Why the Customer Isn't Always Right

Feb. 6, 2023

You read that headline right. The customer is most definitely not always right — in the automotive retail space, at least. Most customers know very little about their cars, let alone how to repair them. To default to the opinion of the customer every single time is a disastrous approach to customer satisfaction.  

Would you give all your retirement money to someone who knew next to nothing about retirement planning? No! So why does the axiom “the customer is always right” persist? Because it sounds good. It sounds like you are prioritizing the needs and happiness of a customer over pinching pennies or making profit.  

But just doing what the customer says — especially when they are angry or upset — rarely results in a solution where the customer will happily return to your dealership. If a customer doesn’t know how a vehicle works or how to fix it, how can they possibly know — out of all the potential solutions — which fix not only works best, but will also make them happy?  

Let’s even look at this from a non-hostile situation. Let’s say a customer who drives a relatively new performance vehicle wants new tires, but thinks S-rated tires will do just fine. Or maybe the customer wants to change the size of their tires and wheels and picked a new size out of thin air. The customer is not always right.  

We work in what I call a “double negative” environment. People will gleefully upgrade their two-year-old phone for $1,500. But when you tell them that a new set of tires — which will make them safer on the road — is the same price, the look of disappointment they display is very common.  

That two-punch combo — little knowledge and a resistance to spending money — makes the automotive aftermarket a very challenging place. It can be difficult to deal with multiple customers who have their guard up so high every day.  

This is why the continued professionalization of our industry is so important. You can’t just hire a salesperson who knows something about cars or is still selling like it’s 1985. Today’s professional service advisor needs to be quite skilled at engaging the customer at all levels of emotional state, while assuring them that the second biggest purchase of their life is in good hands and that they will be treated with respect.  

You see, the most important thing a professional can do is to make sure that the customer makes the most informed decision possible — not just any decision.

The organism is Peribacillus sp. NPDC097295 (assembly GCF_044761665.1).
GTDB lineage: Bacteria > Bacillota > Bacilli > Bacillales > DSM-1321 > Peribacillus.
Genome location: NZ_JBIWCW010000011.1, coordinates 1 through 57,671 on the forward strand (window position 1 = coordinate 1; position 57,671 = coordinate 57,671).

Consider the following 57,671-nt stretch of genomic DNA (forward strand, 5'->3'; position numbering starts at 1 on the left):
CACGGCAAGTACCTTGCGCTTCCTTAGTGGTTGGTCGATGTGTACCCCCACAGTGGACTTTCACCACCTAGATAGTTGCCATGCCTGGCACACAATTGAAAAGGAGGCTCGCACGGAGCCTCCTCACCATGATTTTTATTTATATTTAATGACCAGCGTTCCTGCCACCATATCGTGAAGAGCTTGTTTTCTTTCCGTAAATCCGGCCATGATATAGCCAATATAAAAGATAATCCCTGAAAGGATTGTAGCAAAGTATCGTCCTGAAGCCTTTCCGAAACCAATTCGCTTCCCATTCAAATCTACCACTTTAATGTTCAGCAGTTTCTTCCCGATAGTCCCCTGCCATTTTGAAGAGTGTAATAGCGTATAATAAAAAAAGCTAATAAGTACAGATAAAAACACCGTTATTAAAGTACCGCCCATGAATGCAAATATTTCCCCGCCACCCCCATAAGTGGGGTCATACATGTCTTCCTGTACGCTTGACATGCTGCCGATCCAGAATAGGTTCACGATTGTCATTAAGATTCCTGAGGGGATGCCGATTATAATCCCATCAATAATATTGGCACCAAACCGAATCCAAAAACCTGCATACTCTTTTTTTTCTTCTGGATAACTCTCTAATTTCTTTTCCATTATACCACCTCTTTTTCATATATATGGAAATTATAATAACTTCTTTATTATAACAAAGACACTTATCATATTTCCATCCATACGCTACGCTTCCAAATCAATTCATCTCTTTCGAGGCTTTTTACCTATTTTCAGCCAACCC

In order to do that, the customer must spend time listening to your service advisor. If the customer is in an agitated state, listening usually isn’t a high priority, so the advisor has to learn techniques that will allow the customer to vent and first be heard. Only after an upset customer feels they are being heard will they be willing to listen.  

Quite commonly, after being treated respectfully, a customer will change their mind on the demand they made just a few minutes ago.  

On the occasion where a customer is asking us to do something unsafe with their vehicle, again you have to let the customer be heard and ask some probing questions — not just lecture them on the rules. If you probe for more information, you may end up learning they thought they could save money doing this. You then can educate them on why their request won’t end up saving them money. If you use the customer’s own reasons to educate them, you are more likely to find agreement somewhere.  

It is critical to start providing the aforementioned skills to the people on your front lines. And provide them with opportunities to learn effective negotiation skills. Proper negotiation skills can help sales advisors protect price integrity and leverage other negotiables, such as time frame or scope of work.  

If 2022 showed us anything, it’s that customers are willing to pay a higher price for goods and services, but expect high-quality returns on that price. Professionalizing your sales advisor role will go a long way to adding value to the high cost of today’s vehicle repairs, maintenance and tires. Customers need you to be trusted advisor, as they understand less and less about how their vehicles work. 

About the Author

Dennis McCarron

Dennis McCarron is a partner at Cardinal Brokers Inc., one of the leading brokers in the tire and automotive industry (www.cardinalbrokers.com.) To contact McCarron, email him at [email protected].